Night time bosses work to make Liverpool the safest place for a night out

The people who look after Liverpool's nightlife are working to make the city centre a safer place.

Twelve years ago, it was voted the safest city in the UK for a night out, but now it's slipped to fourth place.

ITV Granada Reports spent a night in the city centre with John Hughes- who runs Liverpool Nightlife CIC.

He has spent 38 years working in Liverpool's night time economy and now works closely with Liverpool City Council & Merseyside Police to make the streets safer.

John says there is now one of the best CCTV camera systems keeping an eye on Liverpool city centre and bars and clubs are working together to protect their patrons.

The plan is for bars and clubs to link up with a new radio system so they can be in touch and alert other businesses of any possible problems.

Volunteer street pastors work through the night in Liverpool city centre between 10:30pm and 4am to help those who feel vulnerable.

Mark Latham is a Street Pastor. He says: "We are here to help vulnerable people, fully inclusive and none judgmental. If they have had too much to drink or lost their friends, they may have lost their money or their phones and have no way to get home"

Caroline is another street pastor, she says the work can be anything from handing out flip flops to girls without shoes to reuniting friends who have become separated.

The work is continuing to make people feel safe, but groups of women enjoying a night out tell us: "I wouldn't want to walk through the street on my own. I would be fine with other people -but not on my own"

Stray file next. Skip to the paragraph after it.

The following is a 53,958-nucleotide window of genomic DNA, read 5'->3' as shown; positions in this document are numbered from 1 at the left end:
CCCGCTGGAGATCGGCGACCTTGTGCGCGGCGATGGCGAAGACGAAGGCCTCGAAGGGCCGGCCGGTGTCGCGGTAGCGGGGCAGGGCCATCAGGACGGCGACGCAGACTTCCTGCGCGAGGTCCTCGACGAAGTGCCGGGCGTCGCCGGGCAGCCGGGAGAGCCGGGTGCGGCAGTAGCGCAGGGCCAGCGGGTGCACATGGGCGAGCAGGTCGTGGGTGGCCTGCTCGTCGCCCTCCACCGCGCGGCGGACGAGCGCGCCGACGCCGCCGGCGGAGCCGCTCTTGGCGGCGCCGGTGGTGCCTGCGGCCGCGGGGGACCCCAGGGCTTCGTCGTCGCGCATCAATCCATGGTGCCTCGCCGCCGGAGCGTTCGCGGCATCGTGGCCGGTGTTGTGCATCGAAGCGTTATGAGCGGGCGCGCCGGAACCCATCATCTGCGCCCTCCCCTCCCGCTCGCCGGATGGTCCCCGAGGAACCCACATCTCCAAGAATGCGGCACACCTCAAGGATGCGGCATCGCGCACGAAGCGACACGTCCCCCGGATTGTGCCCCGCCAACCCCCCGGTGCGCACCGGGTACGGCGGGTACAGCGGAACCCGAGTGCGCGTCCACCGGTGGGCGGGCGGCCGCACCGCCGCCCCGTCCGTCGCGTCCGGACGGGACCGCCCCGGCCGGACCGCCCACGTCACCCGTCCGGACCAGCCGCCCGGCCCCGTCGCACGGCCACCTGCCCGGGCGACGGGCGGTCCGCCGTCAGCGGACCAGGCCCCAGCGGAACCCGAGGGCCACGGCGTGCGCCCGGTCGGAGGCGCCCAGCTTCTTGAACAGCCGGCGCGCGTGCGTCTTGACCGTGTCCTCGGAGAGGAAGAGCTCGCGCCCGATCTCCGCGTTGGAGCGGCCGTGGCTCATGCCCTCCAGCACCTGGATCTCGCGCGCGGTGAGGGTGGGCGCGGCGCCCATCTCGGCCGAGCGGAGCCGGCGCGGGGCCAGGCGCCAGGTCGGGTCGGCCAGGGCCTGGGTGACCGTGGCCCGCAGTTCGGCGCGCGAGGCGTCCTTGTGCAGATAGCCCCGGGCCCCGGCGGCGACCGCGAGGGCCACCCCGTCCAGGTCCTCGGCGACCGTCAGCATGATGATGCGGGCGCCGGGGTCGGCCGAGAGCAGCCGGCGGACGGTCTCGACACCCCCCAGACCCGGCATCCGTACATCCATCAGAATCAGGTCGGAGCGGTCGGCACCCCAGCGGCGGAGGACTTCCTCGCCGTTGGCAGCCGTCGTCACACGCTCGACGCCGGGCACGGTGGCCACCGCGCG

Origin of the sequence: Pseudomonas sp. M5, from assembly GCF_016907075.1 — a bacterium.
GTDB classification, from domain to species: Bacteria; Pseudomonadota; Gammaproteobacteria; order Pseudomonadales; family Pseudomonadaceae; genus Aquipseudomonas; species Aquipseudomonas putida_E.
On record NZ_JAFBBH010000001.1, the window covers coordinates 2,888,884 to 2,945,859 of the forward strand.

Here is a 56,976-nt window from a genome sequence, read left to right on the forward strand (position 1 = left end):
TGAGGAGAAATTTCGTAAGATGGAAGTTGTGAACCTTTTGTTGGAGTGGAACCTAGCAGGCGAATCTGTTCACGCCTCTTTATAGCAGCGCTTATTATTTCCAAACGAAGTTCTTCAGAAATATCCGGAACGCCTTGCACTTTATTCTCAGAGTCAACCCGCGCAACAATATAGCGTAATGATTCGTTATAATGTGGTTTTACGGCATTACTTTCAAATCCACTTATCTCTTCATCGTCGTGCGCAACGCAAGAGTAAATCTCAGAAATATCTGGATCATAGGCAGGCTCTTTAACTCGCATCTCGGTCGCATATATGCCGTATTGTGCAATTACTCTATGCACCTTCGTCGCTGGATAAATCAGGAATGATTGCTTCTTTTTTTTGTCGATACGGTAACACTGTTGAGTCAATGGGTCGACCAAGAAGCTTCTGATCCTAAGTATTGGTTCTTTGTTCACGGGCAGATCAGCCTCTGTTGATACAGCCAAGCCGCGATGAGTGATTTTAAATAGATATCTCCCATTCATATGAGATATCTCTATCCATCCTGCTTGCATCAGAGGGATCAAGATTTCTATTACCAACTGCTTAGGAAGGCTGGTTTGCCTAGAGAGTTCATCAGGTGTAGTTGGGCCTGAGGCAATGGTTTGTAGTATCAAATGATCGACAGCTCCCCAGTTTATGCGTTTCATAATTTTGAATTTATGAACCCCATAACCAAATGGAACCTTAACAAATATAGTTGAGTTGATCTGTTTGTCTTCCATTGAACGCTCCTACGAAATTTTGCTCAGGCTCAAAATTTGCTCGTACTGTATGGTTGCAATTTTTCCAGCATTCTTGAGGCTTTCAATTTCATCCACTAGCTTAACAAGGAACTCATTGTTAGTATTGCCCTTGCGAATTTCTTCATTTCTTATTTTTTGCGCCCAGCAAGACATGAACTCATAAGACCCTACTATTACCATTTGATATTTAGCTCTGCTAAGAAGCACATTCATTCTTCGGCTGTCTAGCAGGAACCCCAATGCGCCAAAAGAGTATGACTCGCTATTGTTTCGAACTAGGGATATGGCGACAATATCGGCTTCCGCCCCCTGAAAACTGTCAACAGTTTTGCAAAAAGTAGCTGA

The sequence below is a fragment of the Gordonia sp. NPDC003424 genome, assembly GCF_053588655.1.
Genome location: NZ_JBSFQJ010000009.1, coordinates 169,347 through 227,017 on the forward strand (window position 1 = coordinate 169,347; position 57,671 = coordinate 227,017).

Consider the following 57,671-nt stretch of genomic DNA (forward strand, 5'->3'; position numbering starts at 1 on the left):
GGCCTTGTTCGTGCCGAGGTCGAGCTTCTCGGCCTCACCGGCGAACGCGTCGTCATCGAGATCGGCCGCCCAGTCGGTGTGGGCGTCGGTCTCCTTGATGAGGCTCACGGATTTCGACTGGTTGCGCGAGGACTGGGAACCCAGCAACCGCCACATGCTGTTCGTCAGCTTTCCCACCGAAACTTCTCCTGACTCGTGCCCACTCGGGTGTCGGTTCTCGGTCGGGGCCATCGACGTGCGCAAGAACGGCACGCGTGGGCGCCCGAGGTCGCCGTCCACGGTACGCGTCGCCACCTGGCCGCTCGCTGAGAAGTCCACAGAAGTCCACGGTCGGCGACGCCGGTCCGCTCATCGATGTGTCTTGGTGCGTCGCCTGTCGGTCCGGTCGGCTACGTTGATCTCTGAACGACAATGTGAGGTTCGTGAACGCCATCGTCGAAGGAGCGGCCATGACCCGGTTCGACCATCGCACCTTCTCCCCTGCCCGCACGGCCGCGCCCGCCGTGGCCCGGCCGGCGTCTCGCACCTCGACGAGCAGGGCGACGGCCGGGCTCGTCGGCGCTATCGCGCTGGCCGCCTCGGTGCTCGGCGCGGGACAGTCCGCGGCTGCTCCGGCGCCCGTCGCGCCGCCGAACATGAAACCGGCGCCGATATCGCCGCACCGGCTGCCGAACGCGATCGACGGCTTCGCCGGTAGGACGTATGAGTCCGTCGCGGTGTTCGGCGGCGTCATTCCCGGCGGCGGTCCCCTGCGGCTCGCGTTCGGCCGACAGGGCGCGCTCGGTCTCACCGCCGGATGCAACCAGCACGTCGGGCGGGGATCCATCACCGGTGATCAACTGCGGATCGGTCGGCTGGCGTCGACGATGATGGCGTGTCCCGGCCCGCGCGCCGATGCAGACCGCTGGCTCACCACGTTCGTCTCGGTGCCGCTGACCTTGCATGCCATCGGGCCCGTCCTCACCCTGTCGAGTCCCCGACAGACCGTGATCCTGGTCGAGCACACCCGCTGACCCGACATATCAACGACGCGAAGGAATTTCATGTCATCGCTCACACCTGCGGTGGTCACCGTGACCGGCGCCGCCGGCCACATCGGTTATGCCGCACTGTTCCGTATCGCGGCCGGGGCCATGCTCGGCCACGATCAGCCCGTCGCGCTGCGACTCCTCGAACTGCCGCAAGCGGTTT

When asked if they would report a sexual assault in a bar some girls told us: "Being groped is just something that happens there is no way to prove it and sometimes if you report it that can cause more distress"

Girls enjoying a night out in Liverpool say they don't feel safe walking on their own Credit: ITV News

Operation Empower, is Merseyside Police's proactive response to preventing sexual violence and protecting women in the Night Time Economy.

Chief Superintendent Ngaire Waine says "It's an assault, it's a crime, we want people to report it and we will treat it seriously. It is not OK that women can go out for a night out and be groped by a stranger or someone they know"

Operation Empower involves the deployment of officers, in key locations on busy nights or at important events, who are specially trained to identify potential offenders who are loitering, or giving unwanted attention to women.

Throughout the Christmas and New Year period extra police officers are out in Liverpool city centre and towns across Merseyside to ensure that people can enjoy a night out safely.

In November Merseyside Police launched the “Walk & Talk” scheme that gives women and girls the opportunity to join up with police officers out on patrol to discuss their concerns and worries about feeling safe.